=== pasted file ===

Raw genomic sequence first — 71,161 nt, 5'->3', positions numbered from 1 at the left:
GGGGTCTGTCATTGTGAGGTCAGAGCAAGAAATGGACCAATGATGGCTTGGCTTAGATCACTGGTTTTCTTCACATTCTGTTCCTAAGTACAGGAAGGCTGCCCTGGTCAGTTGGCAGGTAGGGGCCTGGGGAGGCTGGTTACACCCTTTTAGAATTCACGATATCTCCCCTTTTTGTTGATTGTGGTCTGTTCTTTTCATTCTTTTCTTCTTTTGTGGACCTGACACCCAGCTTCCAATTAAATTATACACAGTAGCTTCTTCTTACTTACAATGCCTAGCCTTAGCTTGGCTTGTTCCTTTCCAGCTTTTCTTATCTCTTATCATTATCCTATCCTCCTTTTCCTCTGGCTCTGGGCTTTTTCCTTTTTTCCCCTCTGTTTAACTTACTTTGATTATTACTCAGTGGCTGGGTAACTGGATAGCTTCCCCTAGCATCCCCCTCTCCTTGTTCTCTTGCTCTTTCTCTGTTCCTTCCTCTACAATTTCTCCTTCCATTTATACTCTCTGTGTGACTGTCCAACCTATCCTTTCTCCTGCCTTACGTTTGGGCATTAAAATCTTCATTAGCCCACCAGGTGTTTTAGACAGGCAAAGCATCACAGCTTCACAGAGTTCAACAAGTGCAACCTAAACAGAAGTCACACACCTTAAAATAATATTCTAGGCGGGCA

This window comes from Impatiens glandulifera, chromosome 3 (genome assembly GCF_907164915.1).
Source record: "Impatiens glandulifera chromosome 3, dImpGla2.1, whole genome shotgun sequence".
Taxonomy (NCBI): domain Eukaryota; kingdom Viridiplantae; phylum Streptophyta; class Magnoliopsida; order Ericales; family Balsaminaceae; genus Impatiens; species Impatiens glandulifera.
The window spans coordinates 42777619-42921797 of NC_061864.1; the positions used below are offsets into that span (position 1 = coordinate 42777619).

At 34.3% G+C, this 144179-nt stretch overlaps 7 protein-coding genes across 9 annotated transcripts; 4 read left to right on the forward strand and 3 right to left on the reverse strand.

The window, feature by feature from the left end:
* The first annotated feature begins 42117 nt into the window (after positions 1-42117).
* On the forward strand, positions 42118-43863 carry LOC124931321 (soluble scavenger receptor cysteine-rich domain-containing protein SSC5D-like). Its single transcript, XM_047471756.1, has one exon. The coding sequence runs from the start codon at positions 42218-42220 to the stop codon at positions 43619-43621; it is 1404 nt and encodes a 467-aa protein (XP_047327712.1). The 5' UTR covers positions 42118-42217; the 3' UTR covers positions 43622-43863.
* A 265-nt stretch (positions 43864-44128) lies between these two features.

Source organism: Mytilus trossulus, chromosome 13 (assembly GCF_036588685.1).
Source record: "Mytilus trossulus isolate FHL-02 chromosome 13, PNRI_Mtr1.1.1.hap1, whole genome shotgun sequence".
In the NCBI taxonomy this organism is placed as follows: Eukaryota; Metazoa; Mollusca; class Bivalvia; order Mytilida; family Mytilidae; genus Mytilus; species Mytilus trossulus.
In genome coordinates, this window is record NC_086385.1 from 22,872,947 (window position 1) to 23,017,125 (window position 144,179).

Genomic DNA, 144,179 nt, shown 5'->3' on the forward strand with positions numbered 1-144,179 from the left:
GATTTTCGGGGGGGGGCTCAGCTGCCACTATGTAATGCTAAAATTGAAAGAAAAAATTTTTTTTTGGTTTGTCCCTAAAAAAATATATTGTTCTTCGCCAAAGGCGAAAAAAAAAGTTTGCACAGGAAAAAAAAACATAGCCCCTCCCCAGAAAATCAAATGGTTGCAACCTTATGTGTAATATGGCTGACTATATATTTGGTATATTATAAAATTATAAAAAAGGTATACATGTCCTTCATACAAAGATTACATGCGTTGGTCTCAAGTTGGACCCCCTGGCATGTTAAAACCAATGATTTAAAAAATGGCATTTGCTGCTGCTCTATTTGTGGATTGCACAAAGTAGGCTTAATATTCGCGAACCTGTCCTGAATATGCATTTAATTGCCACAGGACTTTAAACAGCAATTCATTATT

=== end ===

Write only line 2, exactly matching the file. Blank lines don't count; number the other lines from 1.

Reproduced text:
GGGGTCTGTCATTGTGAGGTCAGAGCAAGAAATGGACCAATGATGGCTTGGCTTAGATCACTGGTTTTCTTCACATTCTGTTCCTAAGTACAGGAAGGCTGCCCTGGTCAGTTGGCAGGTAGGGGCCTGGGGAGGCTGGTTACACCCTTTTAGAATTCACGATATCTCCCCTTTTTGTTGATTGTGGTCTGTTCTTTTCATTCTTTTCTTCTTTTGTGGACCTGACACCCAGCTTCCAATTAAATTATACACAGTAGCTTCTTCTTACTTACAATGCCTAGCCTTAGCTTGGCTTGTTCCTTTCCAGCTTTTCTTATCTCTTATCATTATCCTATCCTCCTTTTCCTCTGGCTCTGGGCTTTTTCCTTTTTTCCCCTCTGTTTAACTTACTTTGATTATTACTCAGTGGCTGGGTAACTGGATAGCTTCCCCTAGCATCCCCCTCTCCTTGTTCTCTTGCTCTTTCTCTGTTCCTTCCTCTACAATTTCTCCTTCCATTTATACTCTCTGTGTGACTGTCCAACCTATCCTTTCTCCTGCCTTACGTTTGGGCATTAAAATCTTCATTAGCCCACCAGGTGTTTTAGACAGGCAAAGCATCACAGCTTCACAGAGTTCAACAAGTGCAACCTAAACAGAAGTCACACACCTTAAAATAATATTCTAGGCGGGCA